•  Both parents and teachers have lost any ability to fight back against what they perceive as bad ideas;
  •  Near-collapse of regular public school system as parents, seeing no options, flee to charters that advertise constantly.

After six years now of the Rhee-Fenty-Henderson-Gray regime, let’s see what we get. Not much.

First, let’s look at the overall percentages of students scoring at or above the proficient level in both reading and math, as reported on the DC-CAS. The authors of the report caution repeatedly and strongly that since we know that there has been a lot of cheating by adults on the DC-CAS, these numbers may not be reliable at all.

I would also like to add that the very first year that DCPS used the DC-CAS was during SY 2006-7, at which point scores dropped drastically from previous years, when we had been using a different test altogether (The Stanford-9). It is common knowledge that when a school system starts using a new test, scores drop across the board, until teachers have learned how to prepare students for the new test; after a year or two, the scores rise a bit, then often stabilize.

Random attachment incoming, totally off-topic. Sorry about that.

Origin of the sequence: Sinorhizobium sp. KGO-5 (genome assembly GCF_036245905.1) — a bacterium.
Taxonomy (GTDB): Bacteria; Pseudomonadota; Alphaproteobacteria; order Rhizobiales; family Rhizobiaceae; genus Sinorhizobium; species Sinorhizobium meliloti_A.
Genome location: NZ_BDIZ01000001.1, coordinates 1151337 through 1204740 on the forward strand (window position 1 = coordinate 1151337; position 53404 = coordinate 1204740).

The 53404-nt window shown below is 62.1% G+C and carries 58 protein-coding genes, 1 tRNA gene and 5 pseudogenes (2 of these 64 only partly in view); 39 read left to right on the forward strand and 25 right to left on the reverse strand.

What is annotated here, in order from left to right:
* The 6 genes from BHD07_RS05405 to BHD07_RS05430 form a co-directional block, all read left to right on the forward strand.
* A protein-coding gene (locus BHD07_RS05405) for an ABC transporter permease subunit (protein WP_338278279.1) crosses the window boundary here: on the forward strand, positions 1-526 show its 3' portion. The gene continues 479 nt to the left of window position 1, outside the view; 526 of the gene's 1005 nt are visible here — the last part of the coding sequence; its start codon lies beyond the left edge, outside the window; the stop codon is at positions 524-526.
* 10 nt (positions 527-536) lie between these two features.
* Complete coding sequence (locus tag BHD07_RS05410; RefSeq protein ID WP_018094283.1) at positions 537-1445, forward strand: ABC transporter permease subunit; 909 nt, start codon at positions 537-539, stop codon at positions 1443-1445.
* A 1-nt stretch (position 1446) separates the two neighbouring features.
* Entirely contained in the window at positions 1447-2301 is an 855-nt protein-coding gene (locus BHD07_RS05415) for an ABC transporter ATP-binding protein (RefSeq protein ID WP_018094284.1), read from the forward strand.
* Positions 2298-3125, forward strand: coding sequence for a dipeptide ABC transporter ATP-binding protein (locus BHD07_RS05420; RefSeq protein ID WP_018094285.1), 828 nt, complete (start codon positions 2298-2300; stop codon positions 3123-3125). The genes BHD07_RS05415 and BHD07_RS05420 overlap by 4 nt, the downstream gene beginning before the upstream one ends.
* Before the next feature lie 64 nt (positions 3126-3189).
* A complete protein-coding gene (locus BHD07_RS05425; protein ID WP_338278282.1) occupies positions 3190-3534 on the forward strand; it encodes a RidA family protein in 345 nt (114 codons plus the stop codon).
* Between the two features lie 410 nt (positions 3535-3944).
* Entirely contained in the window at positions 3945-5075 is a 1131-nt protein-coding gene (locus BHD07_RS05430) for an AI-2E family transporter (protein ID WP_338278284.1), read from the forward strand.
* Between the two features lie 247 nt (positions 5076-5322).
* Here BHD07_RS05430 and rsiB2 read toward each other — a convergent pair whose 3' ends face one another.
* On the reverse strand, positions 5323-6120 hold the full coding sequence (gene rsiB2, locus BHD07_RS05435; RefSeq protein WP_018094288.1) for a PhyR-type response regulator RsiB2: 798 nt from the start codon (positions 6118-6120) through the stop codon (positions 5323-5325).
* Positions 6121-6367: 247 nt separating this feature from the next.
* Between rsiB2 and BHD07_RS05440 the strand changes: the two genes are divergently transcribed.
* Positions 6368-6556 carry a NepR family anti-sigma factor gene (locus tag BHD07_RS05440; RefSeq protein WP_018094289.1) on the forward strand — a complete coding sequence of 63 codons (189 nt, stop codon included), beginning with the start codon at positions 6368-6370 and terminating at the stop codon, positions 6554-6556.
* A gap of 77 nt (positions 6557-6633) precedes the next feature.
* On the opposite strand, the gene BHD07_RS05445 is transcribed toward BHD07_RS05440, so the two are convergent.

That looks like what’s happened in DC, both in the regular public schools and in the charter schools.

In any case, there is no evidence of enormous progress in either one of these graphs; note that scores are essentially flat for the last three reported years. (Kind of a pity that they didn’t report on 2011-12.)

overall bb and P or A on dc-cas 2006 to 2011

The second graph shows the percentage of students scoring in the Below Basic category, which is the lowest level. Since 2008-9, there has essentially been no significant progress…

BY WARD

I’ve tried to make the next two graphs clearer than the ones given in the report. They show what percentage of students scored ‘proficient’ or better in the various wards of the city. If you know anything about Washington DC, you know that it’s mostly a very segregated town, both by income and by race. The very poorest students live in Wards 7 and 8, on the east bank of the Anacostia River, and are almost 100% African-American. The wealthiest and whitest and best-educated families live in wards 3 and 2.  (I live in Ward 5, which currently has no public middle schools at all!)